It is unknown whether
$$
\sum_{n=1}^\infty\frac{1}{n^3\sin^2n}
$$
converges or not. The difficulty here is that convergence depends on the term $n\sin n$ not being too small, which in turn depends on how well $\pi$ can be approximated by rational numbers. It is possible that, if $\pi$ can be approximated `too well' by rationals, then this will diverge. See this MathOverflow question for a discussion of this particular series.

Another even simpler example of a sequence (no summation) for which it is not known whether it converges or not is
$$
x_n=\frac{1}{n^2\sin n}.
$$
We would expect this to tend to zero, but the proof is beyond what is currently known. Suppose that there were only finitely many rational numbers $p/q$ with $\vert p/q-\pi\vert\le q^{-3+\epsilon}$ (for any $\epsilon > 0$), then $x_n$ would tend to zero at rate $O(n^{-\epsilon})$. If, on the other hand, there were infinitely many rationals satisfying $\vert p/q-\pi\vert\le q^{-3-\epsilon}$, then infinitely many $x_n$ would be of order at least $n^\epsilon$, so it diverges. This can be expressed in terms of the irrationality measure of $\pi$. The sequence $x_n$ converges to zero if the irrationality measure of $\pi$ is less than 3, and diverges if it is geater than 3. Currently, the best known bound for the irrationality measure is that it is no more than about $7.6063$^{*} (see the link to the mathworld page above). It is expected that the irrationality measure of $\pi$ is 2 (it is known that all but a zero-measure set of real numbers have irrationality measure 2). Therefore, it is expected that $x_n$ tends to zero, but there is currently no proof of this.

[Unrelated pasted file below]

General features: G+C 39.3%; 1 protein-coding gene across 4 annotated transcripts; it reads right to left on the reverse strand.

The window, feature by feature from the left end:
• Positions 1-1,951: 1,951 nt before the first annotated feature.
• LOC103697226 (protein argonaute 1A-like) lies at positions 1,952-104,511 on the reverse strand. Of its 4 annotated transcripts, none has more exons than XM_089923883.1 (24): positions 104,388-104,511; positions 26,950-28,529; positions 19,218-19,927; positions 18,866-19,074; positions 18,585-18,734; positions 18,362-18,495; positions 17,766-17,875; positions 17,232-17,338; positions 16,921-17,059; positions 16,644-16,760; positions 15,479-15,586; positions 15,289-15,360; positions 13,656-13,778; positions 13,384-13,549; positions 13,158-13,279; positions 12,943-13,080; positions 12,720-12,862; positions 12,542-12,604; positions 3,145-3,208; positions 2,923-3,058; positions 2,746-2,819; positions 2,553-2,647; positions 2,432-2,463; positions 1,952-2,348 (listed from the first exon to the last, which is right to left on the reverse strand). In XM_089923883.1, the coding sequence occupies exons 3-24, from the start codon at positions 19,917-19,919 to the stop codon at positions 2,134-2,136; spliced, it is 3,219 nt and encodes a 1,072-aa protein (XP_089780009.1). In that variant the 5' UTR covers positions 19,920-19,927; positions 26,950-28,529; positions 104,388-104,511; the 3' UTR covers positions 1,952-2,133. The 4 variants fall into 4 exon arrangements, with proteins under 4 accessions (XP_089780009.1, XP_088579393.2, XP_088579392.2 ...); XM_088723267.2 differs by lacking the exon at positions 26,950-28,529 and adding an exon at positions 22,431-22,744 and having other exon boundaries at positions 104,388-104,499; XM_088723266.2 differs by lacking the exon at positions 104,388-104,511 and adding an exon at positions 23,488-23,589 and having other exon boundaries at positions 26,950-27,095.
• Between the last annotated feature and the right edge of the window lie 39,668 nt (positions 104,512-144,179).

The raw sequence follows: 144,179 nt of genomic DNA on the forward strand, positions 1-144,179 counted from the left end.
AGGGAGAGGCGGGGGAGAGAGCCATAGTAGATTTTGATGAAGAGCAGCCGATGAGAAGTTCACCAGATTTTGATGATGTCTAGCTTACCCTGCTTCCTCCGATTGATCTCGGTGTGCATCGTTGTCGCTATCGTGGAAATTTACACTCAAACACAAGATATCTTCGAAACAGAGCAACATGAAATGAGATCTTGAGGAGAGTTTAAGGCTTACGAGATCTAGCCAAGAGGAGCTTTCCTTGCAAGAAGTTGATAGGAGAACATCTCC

[** The best known bound for the irrationality measure, as listed on the mathworld page, has been improved! It is now 7.10320533, according to the (not yet peer-reviewed) paper by Zeilberger and Zudlin, 2019. This is still much too small an improvement to say whether or not the sequence above converges.*]